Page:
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Oscar M. Schloss, M.D.; Arthur F. Anderson, M.D.
JAMA. 1936;106(12):1025-1027. doi:10.1001/jama.1936.02770120057024.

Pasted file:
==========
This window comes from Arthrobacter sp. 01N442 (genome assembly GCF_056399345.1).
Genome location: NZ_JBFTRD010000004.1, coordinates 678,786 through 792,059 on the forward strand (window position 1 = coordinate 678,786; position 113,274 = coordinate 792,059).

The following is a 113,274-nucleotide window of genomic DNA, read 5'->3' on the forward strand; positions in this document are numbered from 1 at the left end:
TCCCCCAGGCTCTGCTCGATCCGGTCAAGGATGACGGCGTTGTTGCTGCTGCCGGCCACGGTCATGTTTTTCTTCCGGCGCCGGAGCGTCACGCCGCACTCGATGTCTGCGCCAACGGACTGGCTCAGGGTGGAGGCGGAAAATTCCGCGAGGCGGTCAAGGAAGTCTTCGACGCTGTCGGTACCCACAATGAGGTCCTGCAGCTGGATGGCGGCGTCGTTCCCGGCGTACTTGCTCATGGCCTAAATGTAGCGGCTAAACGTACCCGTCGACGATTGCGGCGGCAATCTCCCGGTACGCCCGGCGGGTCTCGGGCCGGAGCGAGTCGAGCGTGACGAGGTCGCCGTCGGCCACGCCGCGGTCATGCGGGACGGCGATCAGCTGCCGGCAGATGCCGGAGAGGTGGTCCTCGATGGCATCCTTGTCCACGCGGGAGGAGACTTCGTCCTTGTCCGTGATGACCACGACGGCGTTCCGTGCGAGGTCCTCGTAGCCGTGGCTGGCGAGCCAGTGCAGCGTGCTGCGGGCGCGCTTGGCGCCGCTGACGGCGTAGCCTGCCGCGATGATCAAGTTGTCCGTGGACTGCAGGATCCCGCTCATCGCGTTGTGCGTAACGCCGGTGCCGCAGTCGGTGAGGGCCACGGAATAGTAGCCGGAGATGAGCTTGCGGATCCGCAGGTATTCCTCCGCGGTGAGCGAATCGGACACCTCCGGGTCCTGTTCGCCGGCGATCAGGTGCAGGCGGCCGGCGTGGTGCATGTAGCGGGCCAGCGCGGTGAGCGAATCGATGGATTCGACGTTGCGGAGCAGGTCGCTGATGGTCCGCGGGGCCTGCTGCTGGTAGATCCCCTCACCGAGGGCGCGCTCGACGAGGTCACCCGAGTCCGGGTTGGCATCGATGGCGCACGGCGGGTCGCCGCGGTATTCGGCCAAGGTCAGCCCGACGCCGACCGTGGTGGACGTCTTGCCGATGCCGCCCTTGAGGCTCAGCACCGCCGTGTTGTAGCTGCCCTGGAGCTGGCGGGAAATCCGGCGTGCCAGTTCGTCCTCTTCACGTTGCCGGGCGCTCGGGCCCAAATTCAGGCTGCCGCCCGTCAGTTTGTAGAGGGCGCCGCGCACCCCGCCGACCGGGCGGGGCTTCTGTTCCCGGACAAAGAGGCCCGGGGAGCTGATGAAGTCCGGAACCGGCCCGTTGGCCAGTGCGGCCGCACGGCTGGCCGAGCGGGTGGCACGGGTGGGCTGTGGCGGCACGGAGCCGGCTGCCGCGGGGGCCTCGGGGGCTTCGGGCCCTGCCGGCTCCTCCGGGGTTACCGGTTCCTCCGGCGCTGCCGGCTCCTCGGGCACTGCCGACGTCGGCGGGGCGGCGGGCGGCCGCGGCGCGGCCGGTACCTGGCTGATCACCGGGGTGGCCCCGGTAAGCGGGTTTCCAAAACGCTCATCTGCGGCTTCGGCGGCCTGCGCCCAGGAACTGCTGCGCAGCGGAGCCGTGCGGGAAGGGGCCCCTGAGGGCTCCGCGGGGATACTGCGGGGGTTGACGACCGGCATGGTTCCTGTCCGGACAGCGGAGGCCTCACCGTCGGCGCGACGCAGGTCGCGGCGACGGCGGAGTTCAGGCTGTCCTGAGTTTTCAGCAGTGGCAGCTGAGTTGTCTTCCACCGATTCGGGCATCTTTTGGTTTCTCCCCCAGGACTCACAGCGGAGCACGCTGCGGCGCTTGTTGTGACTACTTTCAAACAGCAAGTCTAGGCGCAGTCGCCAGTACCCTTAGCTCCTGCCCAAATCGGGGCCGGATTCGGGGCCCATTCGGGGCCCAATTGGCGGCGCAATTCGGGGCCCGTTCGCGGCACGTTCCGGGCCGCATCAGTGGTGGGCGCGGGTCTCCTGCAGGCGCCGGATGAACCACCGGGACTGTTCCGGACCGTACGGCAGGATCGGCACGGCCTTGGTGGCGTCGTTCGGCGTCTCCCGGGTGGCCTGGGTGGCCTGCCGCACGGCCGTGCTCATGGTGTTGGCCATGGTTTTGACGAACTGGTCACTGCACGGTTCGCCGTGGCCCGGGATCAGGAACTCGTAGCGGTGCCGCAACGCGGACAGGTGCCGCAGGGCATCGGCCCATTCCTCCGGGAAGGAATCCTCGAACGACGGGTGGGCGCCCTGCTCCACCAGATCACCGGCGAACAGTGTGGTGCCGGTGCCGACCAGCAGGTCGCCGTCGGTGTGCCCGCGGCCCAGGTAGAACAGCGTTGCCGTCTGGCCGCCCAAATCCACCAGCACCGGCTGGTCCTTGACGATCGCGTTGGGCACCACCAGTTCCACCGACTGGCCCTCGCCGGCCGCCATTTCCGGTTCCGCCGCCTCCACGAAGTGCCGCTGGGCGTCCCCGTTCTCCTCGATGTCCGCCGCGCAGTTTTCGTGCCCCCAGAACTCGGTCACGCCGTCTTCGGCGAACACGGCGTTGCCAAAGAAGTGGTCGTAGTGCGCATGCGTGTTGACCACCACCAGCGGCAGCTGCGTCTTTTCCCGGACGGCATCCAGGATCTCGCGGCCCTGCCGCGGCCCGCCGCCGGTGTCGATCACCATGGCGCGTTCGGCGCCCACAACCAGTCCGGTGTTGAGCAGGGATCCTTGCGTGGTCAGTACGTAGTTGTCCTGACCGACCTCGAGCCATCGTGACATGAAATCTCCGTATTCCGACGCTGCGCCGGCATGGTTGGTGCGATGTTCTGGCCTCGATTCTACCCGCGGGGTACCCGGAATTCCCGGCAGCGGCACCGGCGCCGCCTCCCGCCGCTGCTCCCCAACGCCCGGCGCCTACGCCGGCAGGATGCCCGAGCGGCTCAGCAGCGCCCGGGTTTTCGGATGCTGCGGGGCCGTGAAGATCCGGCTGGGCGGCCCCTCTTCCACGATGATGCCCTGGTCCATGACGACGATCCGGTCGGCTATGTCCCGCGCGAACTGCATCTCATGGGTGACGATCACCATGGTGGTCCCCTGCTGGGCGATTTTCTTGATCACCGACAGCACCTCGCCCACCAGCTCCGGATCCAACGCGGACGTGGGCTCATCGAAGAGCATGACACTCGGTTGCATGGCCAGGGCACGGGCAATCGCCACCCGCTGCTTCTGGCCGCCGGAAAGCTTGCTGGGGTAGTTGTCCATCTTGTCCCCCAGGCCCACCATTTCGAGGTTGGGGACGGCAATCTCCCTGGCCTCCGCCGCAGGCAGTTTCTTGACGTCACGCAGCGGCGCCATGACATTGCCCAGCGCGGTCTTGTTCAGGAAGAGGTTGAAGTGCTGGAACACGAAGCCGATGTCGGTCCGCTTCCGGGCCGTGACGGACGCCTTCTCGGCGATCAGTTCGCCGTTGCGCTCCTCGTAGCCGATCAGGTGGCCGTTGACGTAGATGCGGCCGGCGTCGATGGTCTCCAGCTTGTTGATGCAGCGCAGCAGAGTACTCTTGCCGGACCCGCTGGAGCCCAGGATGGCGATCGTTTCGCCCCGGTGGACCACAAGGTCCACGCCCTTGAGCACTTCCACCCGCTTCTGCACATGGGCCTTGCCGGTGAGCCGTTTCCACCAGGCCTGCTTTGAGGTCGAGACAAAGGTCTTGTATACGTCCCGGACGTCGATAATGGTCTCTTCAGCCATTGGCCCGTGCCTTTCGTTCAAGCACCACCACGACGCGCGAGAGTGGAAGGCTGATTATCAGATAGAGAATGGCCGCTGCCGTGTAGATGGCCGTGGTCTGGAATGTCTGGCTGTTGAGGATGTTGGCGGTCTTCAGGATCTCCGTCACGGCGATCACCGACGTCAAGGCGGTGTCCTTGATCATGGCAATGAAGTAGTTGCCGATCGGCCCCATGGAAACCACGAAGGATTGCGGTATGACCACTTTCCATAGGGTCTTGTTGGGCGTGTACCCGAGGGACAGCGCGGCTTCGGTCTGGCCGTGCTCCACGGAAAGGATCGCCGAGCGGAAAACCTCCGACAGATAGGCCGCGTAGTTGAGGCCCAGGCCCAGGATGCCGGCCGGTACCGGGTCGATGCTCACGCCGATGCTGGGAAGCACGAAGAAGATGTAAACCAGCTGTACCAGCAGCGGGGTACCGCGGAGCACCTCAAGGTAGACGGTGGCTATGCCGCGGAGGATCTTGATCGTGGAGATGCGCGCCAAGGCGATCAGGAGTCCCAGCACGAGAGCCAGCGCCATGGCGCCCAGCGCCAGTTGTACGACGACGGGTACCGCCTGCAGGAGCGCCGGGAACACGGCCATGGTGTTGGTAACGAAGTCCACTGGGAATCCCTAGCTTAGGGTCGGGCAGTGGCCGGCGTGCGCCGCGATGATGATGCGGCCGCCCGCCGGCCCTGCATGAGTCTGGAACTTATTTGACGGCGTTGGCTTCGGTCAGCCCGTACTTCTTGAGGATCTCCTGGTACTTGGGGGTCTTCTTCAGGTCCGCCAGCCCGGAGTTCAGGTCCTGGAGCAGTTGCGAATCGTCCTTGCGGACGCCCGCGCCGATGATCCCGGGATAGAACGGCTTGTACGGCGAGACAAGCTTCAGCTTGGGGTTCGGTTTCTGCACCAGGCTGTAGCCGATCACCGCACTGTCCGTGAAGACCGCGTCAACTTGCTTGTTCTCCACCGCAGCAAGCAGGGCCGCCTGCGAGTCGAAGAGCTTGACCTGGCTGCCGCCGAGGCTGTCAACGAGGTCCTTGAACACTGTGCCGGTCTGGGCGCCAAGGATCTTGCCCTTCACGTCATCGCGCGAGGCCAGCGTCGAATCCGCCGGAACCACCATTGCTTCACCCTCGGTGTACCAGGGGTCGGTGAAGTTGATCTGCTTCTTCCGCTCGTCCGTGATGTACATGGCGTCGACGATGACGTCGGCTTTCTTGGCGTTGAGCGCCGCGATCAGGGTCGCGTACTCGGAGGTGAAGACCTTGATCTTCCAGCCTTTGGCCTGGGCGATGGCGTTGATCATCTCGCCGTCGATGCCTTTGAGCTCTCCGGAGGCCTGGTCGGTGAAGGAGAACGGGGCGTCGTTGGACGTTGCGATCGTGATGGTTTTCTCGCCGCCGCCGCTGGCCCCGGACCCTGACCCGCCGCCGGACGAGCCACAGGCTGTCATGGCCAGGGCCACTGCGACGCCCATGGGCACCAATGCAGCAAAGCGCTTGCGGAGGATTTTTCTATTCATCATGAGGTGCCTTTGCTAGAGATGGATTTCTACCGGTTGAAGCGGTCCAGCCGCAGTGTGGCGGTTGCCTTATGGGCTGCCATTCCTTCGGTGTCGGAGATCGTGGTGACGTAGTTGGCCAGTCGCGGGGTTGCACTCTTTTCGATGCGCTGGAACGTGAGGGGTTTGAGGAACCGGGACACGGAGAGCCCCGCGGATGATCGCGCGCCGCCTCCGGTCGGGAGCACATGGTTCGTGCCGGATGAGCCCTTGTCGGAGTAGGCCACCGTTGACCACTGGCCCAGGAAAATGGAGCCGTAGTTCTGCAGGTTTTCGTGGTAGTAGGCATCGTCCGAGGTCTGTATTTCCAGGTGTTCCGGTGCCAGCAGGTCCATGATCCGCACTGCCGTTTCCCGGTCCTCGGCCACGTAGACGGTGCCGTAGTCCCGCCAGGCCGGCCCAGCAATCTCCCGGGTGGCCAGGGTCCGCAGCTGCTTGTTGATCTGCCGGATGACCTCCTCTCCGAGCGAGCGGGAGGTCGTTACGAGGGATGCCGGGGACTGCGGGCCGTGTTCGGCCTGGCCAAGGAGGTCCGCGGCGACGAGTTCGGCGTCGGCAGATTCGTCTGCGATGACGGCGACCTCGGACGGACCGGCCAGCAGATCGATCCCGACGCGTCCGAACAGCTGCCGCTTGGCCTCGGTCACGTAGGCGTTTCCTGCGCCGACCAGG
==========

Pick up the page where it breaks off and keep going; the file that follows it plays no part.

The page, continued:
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To the Editor:—  In his paper entitled "The Treatment of Milk Allergy and Its Basic Principles" (The Journal, Sept. 21, 1935) Dr. Bret Ratner makes several statements which either directly or by implication do not seem to be entirely in accord with fact. Since these statements concern investigations by us, we feel that a reply is necessary.On page 934, Dr. Ratner says: "Moro and Bauer first described cases of marasmus due to milk intolerance and showed that this condition could largely be attributed to immunologic disturbances resulting from the entrance of milk protein into the blood stream. Schloss and Worthen and Schloss and Anderson in America amplified this concept."In the paper quoted by Dr. Ratner, Moro found that blood taken post mortem from an atrophic baby contained a high titer of precipitin for cow's milk. A reasonably literal translation of Moro's comments on this case is as follows:


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